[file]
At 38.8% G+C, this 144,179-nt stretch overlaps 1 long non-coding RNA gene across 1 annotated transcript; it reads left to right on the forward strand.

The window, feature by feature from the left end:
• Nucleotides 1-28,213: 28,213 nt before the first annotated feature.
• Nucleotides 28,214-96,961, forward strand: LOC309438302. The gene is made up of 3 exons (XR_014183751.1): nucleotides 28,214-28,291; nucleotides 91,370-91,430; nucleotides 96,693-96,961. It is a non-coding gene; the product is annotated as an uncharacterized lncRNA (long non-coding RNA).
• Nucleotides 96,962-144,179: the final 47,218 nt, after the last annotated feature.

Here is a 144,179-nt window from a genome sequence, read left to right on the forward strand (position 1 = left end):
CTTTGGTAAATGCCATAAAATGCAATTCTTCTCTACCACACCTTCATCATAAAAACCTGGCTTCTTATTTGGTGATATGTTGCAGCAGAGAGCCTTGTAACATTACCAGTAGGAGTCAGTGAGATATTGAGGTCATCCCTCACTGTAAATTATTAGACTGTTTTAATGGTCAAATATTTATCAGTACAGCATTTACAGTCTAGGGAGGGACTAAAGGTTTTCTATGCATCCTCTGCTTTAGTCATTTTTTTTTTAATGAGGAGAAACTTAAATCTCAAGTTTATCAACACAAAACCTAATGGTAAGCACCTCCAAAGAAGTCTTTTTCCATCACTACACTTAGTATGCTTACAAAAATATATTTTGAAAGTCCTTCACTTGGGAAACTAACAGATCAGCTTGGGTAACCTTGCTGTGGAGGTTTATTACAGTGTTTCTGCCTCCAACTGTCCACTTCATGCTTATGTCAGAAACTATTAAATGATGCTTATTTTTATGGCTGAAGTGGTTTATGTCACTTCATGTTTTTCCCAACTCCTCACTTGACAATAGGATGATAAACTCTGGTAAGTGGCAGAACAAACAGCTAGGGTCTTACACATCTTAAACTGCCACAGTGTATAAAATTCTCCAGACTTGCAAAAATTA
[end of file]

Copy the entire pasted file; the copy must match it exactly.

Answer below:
At 38.8% G+C, this 144,179-nt stretch overlaps 1 long non-coding RNA gene across 1 annotated transcript; it reads left to right on the forward strand.

The window, feature by feature from the left end:
• Nucleotides 1-28,213: 28,213 nt before the first annotated feature.
• Nucleotides 28,214-96,961, forward strand: LOC309438302. The gene is made up of 3 exons (XR_014183751.1): nucleotides 28,214-28,291; nucleotides 91,370-91,430; nucleotides 96,693-96,961. It is a non-coding gene; the product is annotated as an uncharacterized lncRNA (long non-coding RNA).
• Nucleotides 96,962-144,179: the final 47,218 nt, after the last annotated feature.

Here is a 144,179-nt window from a genome sequence, read left to right on the forward strand (position 1 = left end):
CTTTGGTAAATGCCATAAAATGCAATTCTTCTCTACCACACCTTCATCATAAAAACCTGGCTTCTTATTTGGTGATATGTTGCAGCAGAGAGCCTTGTAACATTACCAGTAGGAGTCAGTGAGATATTGAGGTCATCCCTCACTGTAAATTATTAGACTGTTTTAATGGTCAAATATTTATCAGTACAGCATTTACAGTCTAGGGAGGGACTAAAGGTTTTCTATGCATCCTCTGCTTTAGTCATTTTTTTTTTAATGAGGAGAAACTTAAATCTCAAGTTTATCAACACAAAACCTAATGGTAAGCACCTCCAAAGAAGTCTTTTTCCATCACTACACTTAGTATGCTTACAAAAATATATTTTGAAAGTCCTTCACTTGGGAAACTAACAGATCAGCTTGGGTAACCTTGCTGTGGAGGTTTATTACAGTGTTTCTGCCTCCAACTGTCCACTTCATGCTTATGTCAGAAACTATTAAATGATGCTTATTTTTATGGCTGAAGTGGTTTATGTCACTTCATGTTTTTCCCAACTCCTCACTTGACAATAGGATGATAAACTCTGGTAAGTGGCAGAACAAACAGCTAGGGTCTTACACATCTTAAACTGCCACAGTGTATAAAATTCTCCAGACTTGCAAAAATTA